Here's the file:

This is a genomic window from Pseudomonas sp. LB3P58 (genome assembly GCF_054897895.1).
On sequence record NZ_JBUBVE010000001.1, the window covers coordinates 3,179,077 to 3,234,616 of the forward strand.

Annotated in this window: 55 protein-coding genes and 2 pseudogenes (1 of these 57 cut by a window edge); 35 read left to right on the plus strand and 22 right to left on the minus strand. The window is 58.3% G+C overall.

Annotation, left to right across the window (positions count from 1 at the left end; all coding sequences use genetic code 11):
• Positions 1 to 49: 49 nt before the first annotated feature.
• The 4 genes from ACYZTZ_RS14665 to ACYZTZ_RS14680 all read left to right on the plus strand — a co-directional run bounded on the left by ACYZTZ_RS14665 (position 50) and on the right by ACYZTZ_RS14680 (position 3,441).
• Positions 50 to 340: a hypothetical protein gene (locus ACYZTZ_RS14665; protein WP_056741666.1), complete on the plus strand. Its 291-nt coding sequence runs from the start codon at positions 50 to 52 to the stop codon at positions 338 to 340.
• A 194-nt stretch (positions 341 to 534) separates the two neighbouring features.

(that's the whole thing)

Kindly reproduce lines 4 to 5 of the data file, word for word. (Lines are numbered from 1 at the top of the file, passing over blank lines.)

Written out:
Annotation, left to right across the window (positions count from 1 at the left end; all coding sequences use genetic code 11):
• Positions 1 to 49: 49 nt before the first annotated feature.